Traditionally bi-facial solar panels were only used in unique locations where the sunlight is bounced or reflected off the surrounding surfaces, in particular snow-prone regions and extreme latitudes. Although they have been proven to work well when ground mounted over light sandy surfaces and are also able to achieve up to 10% more output even on light coloured rooftops.
Manufacturers producing bifacial panels include Trina solar, LG energy and Jinko Solar.
Smart Solar Panels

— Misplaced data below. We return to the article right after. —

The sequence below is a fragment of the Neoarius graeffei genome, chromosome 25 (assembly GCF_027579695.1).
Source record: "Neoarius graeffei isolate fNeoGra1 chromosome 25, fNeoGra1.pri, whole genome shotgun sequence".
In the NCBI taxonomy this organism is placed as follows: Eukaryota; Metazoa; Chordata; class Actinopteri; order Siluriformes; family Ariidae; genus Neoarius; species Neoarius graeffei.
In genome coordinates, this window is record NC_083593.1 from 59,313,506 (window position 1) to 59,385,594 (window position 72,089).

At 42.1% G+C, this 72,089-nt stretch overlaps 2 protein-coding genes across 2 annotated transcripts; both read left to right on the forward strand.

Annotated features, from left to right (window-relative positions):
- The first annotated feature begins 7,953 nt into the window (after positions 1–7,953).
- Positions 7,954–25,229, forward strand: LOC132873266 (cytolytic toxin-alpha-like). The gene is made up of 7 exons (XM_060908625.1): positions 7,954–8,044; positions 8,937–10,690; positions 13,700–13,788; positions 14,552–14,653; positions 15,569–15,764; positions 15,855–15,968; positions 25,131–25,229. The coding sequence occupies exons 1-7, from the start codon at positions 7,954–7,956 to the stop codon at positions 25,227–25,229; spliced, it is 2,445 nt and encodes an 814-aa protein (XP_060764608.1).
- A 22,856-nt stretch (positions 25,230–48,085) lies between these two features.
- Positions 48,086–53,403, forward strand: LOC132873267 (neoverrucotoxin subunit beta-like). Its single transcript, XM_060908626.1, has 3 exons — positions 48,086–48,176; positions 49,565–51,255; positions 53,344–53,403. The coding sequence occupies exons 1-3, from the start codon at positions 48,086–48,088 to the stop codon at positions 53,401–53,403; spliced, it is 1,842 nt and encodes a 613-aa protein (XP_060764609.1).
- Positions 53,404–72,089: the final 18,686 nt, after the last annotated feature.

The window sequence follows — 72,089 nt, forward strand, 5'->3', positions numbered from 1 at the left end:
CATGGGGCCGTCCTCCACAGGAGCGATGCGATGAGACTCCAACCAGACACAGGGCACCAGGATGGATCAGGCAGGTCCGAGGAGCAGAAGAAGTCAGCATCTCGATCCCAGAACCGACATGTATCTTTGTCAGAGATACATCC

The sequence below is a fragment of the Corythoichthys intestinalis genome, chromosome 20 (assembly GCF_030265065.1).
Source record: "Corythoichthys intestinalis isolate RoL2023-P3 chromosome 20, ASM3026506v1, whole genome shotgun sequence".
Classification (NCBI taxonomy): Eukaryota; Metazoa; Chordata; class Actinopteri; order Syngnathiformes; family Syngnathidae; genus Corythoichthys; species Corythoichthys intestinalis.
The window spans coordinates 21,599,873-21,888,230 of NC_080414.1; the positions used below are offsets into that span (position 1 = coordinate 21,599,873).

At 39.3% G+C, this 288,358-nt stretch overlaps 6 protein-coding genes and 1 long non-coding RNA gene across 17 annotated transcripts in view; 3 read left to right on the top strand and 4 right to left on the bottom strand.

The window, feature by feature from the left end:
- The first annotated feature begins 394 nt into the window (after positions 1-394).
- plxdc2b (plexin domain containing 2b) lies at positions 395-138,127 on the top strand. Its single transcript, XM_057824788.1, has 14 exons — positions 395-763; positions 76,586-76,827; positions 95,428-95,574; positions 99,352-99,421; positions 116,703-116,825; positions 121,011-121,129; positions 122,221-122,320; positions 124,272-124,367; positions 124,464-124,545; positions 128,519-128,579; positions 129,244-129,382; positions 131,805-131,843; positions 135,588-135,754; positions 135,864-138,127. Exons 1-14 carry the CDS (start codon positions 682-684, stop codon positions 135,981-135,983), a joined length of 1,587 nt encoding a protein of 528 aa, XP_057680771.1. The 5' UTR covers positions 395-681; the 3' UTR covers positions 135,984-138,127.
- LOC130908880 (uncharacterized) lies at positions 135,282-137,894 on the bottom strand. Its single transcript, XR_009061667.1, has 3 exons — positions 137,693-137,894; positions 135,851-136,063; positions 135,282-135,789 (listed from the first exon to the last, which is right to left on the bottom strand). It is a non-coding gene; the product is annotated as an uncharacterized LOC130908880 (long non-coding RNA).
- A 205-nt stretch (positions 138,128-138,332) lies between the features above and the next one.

A new technology which is slowly becoming popular is the addition of integrated power (DC) optimisers within the solar panel. Optimsers are basically small chips which have the ability to bypass shaded or dirty cells that would otherwise reduce the total output of the solar array and can over time generate hot spots, reducing the life of the panel. Separate power optimisers from companies such as Tigo and SolarEdge have been available as an add-on part for many years but now a few manufacturers are making panels with inbuilt optimisers within the junction box on the back of the panel. Jinko Solar have introduced the Eagle MX range of solar panels using the Maxim Integrated optimiser chips. These smart chips from Maxim Integrated go beyond the traditional add-on optimiser and separate the panel into 3 strings of cells which enables the panel to operate at the optimum MPPT voltage even when partially shaded or dirty. However it is worth noting that some installers have reported customers having RFI interference issues (TV & radio) using this new technology.